It can be easy to assume that most workers are excited about the shift to remote work, but that's not the case for everyone.
Remote work has come as a major shock to some and the expansion of remote work opportunities may even have some professionals questioning their futures in the workforce.
A survey published in Forbes during the summer of 2020 indicated that 27% of employees were "Discouraged Employees" who do not like working from home. Those employees often cited long hours, more virtual meetings, and blurred lines between work and personal life as reasons for not enjoying the remote work experience.
None of this is really surprising because there's a large percentage of the workforce that came up at a time when many believed that work and home life weren't supposed to mix.
I understand the apprehension over the shift to remote work, but there are two important factors that all professionals need to consider moving forward:
- The number of companies offering remote work flexibility or going remote full time is only going to increase.
- Being afraid or trying to avoid remote work may limit career options moving forward.
Fortunately, there are also a lot of benefits to remote work, and if you're willing to adjust some habits, it's very possible to become a confident remote worker. Here are some ways to approach remote work and use it to your benefit.
Use Flexibility To Your Advantage
With some exceptions, most remote work positions come with schedule flexibility, where as long as certain deadlines are met and work gets done, managers don't hold workers to the typical 9-to-5 arrangement.
So, with this in mind, ask yourself, "When am I the most productive?" This is very similar to the advice that I give those trying to manage their job search schedule. For example, some workers try to schedule three to four hour blocks of time early in the morning to do work, leaving them a little extra time in the afternoon to deal with personal matters or enjoy an extra-long break.
If you can factor in your professional and personal needs, you can potentially build a schedule that works best. This may not happen overnight, so it's okay to try out different scheduling blocks and routines as you try to find out what works (as long as it also works for your employer).
Embrace The Opportunity To Become A Better Communicator
Remote work doesn't necessarily mean that you have to communicate more. It just means that you have to communicate better.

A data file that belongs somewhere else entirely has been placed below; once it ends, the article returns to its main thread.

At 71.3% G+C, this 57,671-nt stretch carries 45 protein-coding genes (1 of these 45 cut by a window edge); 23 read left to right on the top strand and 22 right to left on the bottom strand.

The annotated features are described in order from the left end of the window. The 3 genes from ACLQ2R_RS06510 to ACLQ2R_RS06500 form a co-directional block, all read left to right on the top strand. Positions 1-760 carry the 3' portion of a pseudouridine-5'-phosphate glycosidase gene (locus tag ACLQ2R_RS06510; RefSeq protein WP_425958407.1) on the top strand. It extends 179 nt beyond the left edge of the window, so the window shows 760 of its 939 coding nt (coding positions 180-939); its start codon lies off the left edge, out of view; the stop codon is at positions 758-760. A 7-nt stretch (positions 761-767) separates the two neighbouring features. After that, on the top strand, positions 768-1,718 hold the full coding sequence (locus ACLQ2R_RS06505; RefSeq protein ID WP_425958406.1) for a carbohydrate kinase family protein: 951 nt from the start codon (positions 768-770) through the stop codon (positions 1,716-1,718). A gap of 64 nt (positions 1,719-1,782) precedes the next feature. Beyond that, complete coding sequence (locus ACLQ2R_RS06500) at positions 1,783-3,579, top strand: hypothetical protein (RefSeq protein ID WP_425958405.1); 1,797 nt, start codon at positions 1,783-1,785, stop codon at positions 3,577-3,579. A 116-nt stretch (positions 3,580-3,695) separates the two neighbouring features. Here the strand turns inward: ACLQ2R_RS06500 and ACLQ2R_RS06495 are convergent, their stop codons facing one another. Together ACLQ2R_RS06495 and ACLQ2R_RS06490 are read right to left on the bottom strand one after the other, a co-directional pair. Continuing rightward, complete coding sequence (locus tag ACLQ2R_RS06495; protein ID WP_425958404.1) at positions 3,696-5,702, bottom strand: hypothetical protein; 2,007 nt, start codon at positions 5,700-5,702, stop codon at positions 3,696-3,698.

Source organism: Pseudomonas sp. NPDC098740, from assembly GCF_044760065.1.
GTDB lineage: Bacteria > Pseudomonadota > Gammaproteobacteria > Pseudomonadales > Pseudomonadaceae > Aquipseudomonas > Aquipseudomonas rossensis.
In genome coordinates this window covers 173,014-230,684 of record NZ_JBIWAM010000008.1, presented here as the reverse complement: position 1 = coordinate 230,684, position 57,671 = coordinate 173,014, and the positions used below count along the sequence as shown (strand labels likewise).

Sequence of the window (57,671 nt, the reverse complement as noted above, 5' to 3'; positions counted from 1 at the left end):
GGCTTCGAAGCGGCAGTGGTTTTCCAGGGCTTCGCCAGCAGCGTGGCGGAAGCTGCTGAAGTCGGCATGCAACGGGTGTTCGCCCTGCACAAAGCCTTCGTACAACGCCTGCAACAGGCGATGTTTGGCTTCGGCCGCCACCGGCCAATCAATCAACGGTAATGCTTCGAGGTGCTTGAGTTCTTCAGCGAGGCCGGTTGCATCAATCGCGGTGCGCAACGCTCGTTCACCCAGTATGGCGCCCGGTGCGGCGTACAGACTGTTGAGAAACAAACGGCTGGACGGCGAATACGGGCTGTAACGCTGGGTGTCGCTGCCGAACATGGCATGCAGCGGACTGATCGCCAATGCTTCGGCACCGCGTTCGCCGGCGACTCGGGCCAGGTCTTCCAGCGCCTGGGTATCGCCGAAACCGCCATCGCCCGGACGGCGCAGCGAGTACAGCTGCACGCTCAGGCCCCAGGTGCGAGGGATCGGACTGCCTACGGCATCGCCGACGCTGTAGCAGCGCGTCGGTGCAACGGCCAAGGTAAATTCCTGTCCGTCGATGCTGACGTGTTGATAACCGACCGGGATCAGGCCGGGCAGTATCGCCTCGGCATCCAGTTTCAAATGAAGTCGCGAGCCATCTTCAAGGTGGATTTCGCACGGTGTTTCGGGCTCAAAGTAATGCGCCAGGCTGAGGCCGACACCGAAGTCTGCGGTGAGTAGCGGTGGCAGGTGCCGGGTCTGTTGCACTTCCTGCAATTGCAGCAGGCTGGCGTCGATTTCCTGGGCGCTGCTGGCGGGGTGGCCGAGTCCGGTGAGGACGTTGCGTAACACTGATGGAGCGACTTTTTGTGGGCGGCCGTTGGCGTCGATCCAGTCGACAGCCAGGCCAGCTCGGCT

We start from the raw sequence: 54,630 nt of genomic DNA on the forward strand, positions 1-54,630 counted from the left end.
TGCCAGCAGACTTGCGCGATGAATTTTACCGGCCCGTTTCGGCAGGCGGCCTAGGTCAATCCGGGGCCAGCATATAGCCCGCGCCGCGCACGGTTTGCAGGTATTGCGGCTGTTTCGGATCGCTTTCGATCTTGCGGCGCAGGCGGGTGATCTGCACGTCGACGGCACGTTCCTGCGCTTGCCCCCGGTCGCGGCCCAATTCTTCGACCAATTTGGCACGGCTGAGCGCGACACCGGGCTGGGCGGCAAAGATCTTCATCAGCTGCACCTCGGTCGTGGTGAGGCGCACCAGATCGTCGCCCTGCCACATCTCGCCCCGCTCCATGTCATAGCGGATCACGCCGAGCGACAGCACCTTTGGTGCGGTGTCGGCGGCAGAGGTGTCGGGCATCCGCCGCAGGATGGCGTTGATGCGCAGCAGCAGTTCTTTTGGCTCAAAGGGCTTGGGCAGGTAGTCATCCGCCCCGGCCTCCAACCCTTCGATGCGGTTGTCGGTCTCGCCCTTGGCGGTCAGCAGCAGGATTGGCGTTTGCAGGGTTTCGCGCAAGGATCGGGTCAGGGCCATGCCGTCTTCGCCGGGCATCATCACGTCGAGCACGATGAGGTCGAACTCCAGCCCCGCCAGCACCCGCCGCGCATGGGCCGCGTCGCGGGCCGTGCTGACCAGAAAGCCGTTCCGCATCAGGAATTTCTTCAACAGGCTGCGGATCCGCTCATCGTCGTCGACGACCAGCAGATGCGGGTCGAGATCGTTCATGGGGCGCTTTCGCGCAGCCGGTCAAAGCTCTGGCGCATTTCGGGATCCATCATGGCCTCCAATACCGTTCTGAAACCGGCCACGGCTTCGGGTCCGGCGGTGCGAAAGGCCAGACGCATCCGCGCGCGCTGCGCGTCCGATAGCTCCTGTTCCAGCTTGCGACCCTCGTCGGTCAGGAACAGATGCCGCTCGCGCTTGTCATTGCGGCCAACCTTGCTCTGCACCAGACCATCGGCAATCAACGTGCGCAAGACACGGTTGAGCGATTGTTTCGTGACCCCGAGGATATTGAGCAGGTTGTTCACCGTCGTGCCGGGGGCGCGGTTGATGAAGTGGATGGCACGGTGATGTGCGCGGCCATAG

Most workers don't want to hop on multiple Zoom calls on a daily basis, but most also don't want to feel alone. It's about finding that communication balance that keeps you connected but doesn't take away from your work. If you're starting a remote job, be sure to get a list of the key people that you'll need to be in constant communication with and then work with them to put together a communication plan.
Depending on the profession, it may be possible to only have one weekly Zoom meeting and then communicate through channels like email, Slack, or other chat programs. Every employee and employer should use the remote work experience to challenge themselves to be more efficient communicators. This is an important skill that will serve you well throughout your career and life.
Bonus Tip: Professionals should also spend some time getting comfortable being on camera.
Invest Your Time Well
Just because you can access work 24/7 doesn't mean you should be putting in long hours every day. Every remote worker should do their best to stick to a normal workday. In fact, with remote work cutting out the need to commute, most professionals may have some extra time on their hands if they manage their time properly.
Take inventory of the additional time you gain from working remotely and invest that time back into yourself. This could include spending more time with family, focusing on a side hustle or passion, or taking online courses to upskill and grow professionally.
Some professionals view remote work as something that may add additional stress to their home lives, but if you're in a position to mitigate those stresses and create new and exciting opportunities, it completely changes your outlook on remote work and can help you achieve a better work-life balance.
Speaking of saving time...time is money! A June 2020 FlexJobs survey found that a remote worker could save about $4,000, by saving money on gas, car maintenance, new clothes, and food, to name a few expenses.
A little extra money can go a long way when investing in yourself.
Break Up The Daily Monotony
One of the big advantages of working remotely is that you can change things up now and then. Don't get me wrong, it's good to establish a stable routine and dedicated workspace the majority of the time, but routines can go stale.
With remote work, you have a lot more freedom to make changes that can positively impact your physical and mental well-being. It could be something like adding an exercise routine to break up your workday or having mid-day coffee dates with friends. A simple change in scenery for the day can also do wonders for your mood, whether it's enjoying the calm of your backyard or the hustle and bustle of a local coffee shop.
As long as you don't abuse this freedom, there are endless ways to recharge your mental battery during the workday.
As you can see from all of the above examples, there's an opportunity to turn every potential negative about remote work into a positive experience. This doesn't mean you have to work a full-time remote job in the future, but at the very least you can leave all of your options open in your next job search.
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